Consultants, zoning approvals and building inspections are all required for daycare centers to get a license. Several groups in New Haven that run learning hubs are working through a lengthy application process for daycares, even though they say they are far from it.
“We were a bit confused and all the way infuriated,” said Genevive Walker, COO of the Connecticut Center for Arts and Technology (ConnCAT).
The New Haven center opened learning hubs for middle and high schoolers in September. Walker said they were answering an immediate need they saw in the community when New Haven public schools went fully remote at the beginning of the school year.
They were told by the state to shut down a few weeks later because they were considered a daycare center and needed a license to operate. ConnCAT said that’s not what they do and should be under another umbrella.
“We’re concerned about whether or not the regulation that’s offered is an appropriate match for the urgent need to provide safe spaces,” said Walker.
It’s a statewide issue, according to Debra Johnson, licensing director for the Office of Early Childhood. She explains that although the services may differ between daycares and learning hubs, the hubs fit the legal description.
“The definition is fairly broad, it just says supplemental child care, you’re providing care to children,” said Johnson. “This situation meets that definition.”
Johnson said the hubs were given an extension until Jan. 15 to keep operating and to complete the application.
Pastor Steven Cousin helped organize a learning hub in a Newhallville church and said filling out a 60-page application is a daunting task.
“Do you have a dietitian, is there a medical consultant, is there a dental consultant?” said Cousin, rattling off application requirements.
He adds there are also environmental tests for lead paint and soil, and a long list of local approvals from the health department, fire department, building inspection and zoning.
“We go before the zoning board on Tuesday," said Cousin.
The entire process can be overwhelming for some hubs working to get it all done.
“It could take up to two months to get before the board of zoning and appeals to get your space cleared for this use,” said Walker.
Steve Driffin is the Youth and Community Programs manager for ConnCAT. He said they’re working on aligning the local requirements with those from the state so it can all be done by Jan. 15.
“So those are almost two different entities that require two different things and we have to answer to both,” said Driffin.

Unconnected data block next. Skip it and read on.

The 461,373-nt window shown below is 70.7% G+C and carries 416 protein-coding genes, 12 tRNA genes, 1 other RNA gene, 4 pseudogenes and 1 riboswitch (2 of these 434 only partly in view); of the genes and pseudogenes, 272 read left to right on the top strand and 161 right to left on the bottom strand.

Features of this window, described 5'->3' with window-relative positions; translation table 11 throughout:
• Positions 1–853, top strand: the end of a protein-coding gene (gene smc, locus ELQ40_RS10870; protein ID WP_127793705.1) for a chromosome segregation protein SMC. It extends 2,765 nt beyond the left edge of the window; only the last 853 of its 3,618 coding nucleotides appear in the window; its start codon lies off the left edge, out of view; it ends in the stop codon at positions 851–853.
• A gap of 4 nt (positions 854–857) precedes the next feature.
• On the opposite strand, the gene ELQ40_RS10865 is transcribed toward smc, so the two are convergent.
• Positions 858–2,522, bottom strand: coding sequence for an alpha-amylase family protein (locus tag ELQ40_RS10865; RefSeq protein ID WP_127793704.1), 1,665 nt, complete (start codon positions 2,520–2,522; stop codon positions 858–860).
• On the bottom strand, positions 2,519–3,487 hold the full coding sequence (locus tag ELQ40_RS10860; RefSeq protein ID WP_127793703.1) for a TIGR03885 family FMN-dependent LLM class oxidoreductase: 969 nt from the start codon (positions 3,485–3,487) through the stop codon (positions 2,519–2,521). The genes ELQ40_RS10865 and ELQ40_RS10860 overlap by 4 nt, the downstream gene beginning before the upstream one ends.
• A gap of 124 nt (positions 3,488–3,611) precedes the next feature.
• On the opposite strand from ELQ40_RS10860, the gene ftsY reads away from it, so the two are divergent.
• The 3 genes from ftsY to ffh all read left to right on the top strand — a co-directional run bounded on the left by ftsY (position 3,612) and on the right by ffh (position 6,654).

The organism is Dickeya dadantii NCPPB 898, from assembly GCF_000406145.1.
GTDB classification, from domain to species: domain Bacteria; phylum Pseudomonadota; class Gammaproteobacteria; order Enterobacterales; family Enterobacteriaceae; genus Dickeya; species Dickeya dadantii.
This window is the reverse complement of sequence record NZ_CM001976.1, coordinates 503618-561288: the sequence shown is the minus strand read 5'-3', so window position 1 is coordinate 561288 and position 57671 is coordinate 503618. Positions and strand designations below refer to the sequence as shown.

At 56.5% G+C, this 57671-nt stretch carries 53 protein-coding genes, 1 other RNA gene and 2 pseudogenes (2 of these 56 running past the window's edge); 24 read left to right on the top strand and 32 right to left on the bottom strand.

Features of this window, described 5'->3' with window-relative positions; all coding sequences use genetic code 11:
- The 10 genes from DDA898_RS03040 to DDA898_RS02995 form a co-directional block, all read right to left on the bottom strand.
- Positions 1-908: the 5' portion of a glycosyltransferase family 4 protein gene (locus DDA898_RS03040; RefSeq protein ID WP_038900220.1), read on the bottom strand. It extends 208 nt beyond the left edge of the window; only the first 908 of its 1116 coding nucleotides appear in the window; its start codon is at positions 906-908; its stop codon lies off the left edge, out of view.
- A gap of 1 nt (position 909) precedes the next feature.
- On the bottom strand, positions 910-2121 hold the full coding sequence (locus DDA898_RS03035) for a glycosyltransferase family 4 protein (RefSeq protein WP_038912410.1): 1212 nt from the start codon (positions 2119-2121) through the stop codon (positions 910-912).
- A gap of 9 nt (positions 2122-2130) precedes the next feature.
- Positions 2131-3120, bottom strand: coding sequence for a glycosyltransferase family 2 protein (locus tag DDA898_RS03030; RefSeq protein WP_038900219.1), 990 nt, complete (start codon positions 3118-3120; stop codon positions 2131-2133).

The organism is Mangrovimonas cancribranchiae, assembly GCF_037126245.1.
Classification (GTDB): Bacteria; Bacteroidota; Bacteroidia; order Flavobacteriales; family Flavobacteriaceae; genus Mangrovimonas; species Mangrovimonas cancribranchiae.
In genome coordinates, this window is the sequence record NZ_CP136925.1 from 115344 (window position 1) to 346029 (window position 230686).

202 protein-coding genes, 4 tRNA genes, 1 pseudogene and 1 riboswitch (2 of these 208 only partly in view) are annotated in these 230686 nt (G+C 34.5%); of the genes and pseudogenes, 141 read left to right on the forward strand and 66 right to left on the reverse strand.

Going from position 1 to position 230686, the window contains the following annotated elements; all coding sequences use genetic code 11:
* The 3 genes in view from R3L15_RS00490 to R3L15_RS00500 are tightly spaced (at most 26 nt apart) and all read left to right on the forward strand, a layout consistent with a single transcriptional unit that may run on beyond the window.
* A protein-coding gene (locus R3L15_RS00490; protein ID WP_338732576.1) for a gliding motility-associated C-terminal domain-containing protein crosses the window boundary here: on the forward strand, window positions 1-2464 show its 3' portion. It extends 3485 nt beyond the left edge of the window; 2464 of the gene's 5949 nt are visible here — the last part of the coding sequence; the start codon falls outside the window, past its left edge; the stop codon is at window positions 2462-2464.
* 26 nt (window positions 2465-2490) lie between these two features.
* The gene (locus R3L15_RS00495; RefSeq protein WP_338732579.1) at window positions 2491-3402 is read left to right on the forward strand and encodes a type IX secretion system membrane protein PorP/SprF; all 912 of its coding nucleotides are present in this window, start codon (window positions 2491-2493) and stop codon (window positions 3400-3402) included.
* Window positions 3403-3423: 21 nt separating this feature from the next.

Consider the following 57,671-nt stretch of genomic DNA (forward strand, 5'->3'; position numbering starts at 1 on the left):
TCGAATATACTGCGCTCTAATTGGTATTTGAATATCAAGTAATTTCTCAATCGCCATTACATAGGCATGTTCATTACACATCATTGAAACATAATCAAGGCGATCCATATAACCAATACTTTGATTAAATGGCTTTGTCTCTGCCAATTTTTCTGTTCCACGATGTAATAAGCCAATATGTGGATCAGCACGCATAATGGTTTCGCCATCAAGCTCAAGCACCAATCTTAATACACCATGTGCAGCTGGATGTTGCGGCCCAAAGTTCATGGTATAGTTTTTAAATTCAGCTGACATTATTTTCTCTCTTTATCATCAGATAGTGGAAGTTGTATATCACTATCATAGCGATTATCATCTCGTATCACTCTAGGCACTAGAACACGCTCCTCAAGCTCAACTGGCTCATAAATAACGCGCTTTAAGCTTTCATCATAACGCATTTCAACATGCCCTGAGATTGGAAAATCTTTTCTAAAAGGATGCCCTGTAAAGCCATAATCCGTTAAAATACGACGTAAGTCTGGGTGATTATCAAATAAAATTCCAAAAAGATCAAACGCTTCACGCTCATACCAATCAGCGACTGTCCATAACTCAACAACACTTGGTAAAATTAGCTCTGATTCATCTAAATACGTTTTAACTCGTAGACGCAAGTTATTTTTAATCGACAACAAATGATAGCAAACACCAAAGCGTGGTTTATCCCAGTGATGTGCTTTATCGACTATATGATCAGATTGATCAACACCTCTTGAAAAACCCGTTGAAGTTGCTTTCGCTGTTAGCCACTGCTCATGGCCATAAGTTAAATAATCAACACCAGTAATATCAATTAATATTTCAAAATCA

Walker said they agree there should be some oversight with the hubs, but they shouldn’t be considered daycare centers.
“Which is a bit of a mismatch but I will say the people at the state are making some allowances that are making sense so it does feel like there’s some headway,” said Walker.
Johnson said they’re working with applicants on waivers for some parts of the application.
“Throughout this pandemic, as we all know it’s very fluid and things are changing, so we continue to look at these memos, these decisions, lists of waivers to determine if there's a need to waive anything else,” said Johnson.
When asked if the office would consider an indefinite waiver of the entire application, Johnson said it’s something they’re always considering but not something she’s anticipating would happen.
That’s a concern for Cousin, who has pushed for equality in remote learning since this summer; that’s when New Haven announced they’d be fully remote. He said the learning hubs have been successful so far, citing student progress reports.
He said they still get calls daily from parents looking for openings in the hubs. He’s fearful of what would happen if the hubs had to close.
“If these learning hubs are not able to come online, then who’s going to step up to provide the education that our children really need during this season?”
Walker agrees that the need is still there.
“There are families that still have to go to work, and struggling with the reality that they have children that they are either leaving home, or the parents themselves are not going to work,” said Walker.
Johnson points out that not all learning hubs require a daycare license. Those offered by public schools and municipalities and some existing youth organizations are exempt.
In New Haven, city-sponsored learning hubs opened in October and quickly shut down after the numbers of COVID cases began to rise.